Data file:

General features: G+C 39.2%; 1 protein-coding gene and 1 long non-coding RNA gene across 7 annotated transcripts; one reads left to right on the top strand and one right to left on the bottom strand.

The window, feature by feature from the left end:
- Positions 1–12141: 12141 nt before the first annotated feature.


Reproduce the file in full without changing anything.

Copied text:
General features: G+C 39.2%; 1 protein-coding gene and 1 long non-coding RNA gene across 7 annotated transcripts; one reads left to right on the top strand and one right to left on the bottom strand.

The window, feature by feature from the left end:
- Positions 1–12141: 12141 nt before the first annotated feature.